Bayou Beer

All about beer brewing and drinking in South Louisiana.

BJCP Written Exam Study Material

May 5th, 2017

Preface 9/20/2017:

This preface is dated after all of the below information to let you know up front it’s good information. I am leaving all my previous information and entries that were created while building this guide.
Why? Because people might like the process and the research I went through. They might like the other guides I referenced and why I used them as such.

Long story short, I feel the below is a great path towards passing the written exam. I scored an 86 on the written exam. Based on my grade report, I was correct in my conclusion that had my time management been better I would not have panicked on the style question and scored over 90 on the exam. I feel like if you study my material you have a great chance of doing very well on the exam. I will likely take it again in the future with the only change being that I bring a clock and be more aware of time. That future may be far away as I still have a looong way to go in terms of points to even think about a Master bjcp rank. I’m just happy to hit the national rank as it’s not something I thought I’d aspire to.

Here are my exam and my grading report. The exam results someone posted online were a huge help to me. Hopefully mine will be a big help to someone else studying.

My Written Exam
My Exam Report

End Preface

May 5, 2017

So I scored an 84 on my last attempt at the tasting exam leading me towards going to Houston to take the written exam.   I’ve been doing a lot of research on the written exam.   I came across a study from a guy called Tom which was like an information dump.   So I broke his up in to Word documents(below) and added my practice answers based on the results of a homebrewer named Hommel who scored an 84 on the written.  Thanks to Hommel for sharing his scores which gave me a baseline to write practice answers and understand where one could go wrong and how much detail was necessary to pass.   When you review the amount of material out there and try to just visualize what 2 pages per answer would be like, it’s not that intuitive.    So actually getting to see an exam and see the depth of the answers gave me an idea of how much I really needed to commit to memory when going in to this thing.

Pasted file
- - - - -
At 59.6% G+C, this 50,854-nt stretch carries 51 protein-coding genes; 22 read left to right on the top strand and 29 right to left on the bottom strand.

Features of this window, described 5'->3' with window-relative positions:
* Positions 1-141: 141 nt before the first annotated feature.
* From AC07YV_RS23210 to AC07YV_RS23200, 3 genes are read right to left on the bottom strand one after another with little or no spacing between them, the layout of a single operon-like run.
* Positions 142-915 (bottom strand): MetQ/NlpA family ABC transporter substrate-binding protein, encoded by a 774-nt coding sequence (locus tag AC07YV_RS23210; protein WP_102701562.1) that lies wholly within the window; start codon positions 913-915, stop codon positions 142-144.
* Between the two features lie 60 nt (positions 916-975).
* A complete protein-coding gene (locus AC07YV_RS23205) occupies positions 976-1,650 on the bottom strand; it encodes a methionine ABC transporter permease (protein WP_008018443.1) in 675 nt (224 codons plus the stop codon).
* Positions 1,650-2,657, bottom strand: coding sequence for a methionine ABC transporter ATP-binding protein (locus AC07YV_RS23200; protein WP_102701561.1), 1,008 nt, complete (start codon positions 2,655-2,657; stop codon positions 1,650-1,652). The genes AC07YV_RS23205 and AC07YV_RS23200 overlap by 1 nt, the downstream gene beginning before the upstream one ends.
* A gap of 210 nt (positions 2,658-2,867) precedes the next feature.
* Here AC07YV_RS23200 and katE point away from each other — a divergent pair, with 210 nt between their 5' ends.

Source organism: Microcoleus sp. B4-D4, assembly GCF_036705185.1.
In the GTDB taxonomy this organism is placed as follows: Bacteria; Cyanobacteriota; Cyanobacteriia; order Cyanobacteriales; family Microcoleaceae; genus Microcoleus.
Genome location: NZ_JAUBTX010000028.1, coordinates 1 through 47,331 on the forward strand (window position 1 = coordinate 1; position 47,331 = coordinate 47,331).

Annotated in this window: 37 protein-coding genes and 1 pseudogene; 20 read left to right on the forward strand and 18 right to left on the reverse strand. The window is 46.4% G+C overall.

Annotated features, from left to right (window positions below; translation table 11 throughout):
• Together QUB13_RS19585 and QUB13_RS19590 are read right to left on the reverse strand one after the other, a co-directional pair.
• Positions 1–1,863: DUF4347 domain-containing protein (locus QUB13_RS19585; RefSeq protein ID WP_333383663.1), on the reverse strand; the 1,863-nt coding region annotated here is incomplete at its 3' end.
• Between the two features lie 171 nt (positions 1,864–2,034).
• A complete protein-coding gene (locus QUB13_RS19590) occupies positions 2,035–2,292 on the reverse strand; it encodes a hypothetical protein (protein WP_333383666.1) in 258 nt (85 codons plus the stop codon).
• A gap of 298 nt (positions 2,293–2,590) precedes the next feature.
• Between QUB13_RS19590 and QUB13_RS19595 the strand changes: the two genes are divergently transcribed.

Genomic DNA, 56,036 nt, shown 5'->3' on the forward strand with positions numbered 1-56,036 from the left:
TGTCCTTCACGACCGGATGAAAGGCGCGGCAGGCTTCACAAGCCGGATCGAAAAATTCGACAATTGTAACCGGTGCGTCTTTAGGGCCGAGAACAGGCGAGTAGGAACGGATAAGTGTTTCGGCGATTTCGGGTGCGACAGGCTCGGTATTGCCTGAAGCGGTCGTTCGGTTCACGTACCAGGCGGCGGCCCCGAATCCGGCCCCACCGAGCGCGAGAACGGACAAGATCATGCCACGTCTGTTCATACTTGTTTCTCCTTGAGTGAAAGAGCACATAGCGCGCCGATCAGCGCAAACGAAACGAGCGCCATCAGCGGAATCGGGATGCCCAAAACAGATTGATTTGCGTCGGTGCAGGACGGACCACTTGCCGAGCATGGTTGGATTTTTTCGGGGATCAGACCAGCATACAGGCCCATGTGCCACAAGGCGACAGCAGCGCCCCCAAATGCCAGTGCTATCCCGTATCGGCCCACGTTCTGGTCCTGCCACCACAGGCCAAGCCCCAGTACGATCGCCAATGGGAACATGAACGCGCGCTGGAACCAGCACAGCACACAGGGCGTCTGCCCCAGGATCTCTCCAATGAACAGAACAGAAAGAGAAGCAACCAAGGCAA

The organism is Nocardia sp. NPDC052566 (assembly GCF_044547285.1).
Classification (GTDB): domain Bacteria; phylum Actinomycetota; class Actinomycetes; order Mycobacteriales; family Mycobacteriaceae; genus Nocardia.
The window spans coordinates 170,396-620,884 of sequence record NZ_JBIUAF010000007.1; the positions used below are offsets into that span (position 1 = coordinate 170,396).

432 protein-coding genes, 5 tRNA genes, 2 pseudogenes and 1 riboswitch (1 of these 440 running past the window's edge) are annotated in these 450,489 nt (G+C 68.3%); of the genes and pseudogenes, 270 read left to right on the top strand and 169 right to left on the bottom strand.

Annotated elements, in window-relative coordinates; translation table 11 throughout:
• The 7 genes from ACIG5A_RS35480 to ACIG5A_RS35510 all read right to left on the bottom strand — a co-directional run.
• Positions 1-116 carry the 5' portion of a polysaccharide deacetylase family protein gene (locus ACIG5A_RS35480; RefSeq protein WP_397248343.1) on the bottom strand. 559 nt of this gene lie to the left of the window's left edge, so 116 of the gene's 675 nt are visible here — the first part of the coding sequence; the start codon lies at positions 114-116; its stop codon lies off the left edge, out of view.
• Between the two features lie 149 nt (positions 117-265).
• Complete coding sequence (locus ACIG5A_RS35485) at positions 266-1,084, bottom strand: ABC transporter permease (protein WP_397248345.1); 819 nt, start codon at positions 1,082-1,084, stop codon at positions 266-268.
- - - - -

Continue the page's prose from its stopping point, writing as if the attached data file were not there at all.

Technical Questions

Question T1 – Troubleshooting Question – Hommel got this question and got very good marks for it.   Gave me a great baseline to create my own answers in a similar size to his.

Question T3 – Body And Mouthfeel – Tom’s material on body and mouthfeel, a sample answer from me on body and mouthfeel that I wrote based on Hommel’s technical answer makeup.

Question T4 – Hops – Tom’s material on hops and a sample answer from me on Hops to memorize.

Question T8 – Water – Tom’s material and a sample answer from me on this.

Question T9 – Krausening Gypsum Finings – Hommel’s answer and Tom’s study material.  Hommel’s answer got high praise so I’ll be using it unless I have time to write my own.

Question T10 – Hot And Cold Break – Tom’s study material and my answer to hot and cold break question.

Question T11 – Diastatic and Proteolytic Enzymes – Tom’s material and my answer.  Very brief.  Hope I don’t get this one!

Question T13 – Mashing – My answer on mashing and Tom’s material.  Also a link to the BJCP’s old study information on mashing.

Question T14 – All Grain Recipe – Only Tom’s information.   In the recipe formulation section below I’ll include the recipes I formulate

Question T15 – Malt and Yeast – My answer and Tom’s material.   I really hope I’m on the right track on this answer.  Will need to find guidance on whether I’m giving them what they actually want.

Style Questions.  Question S0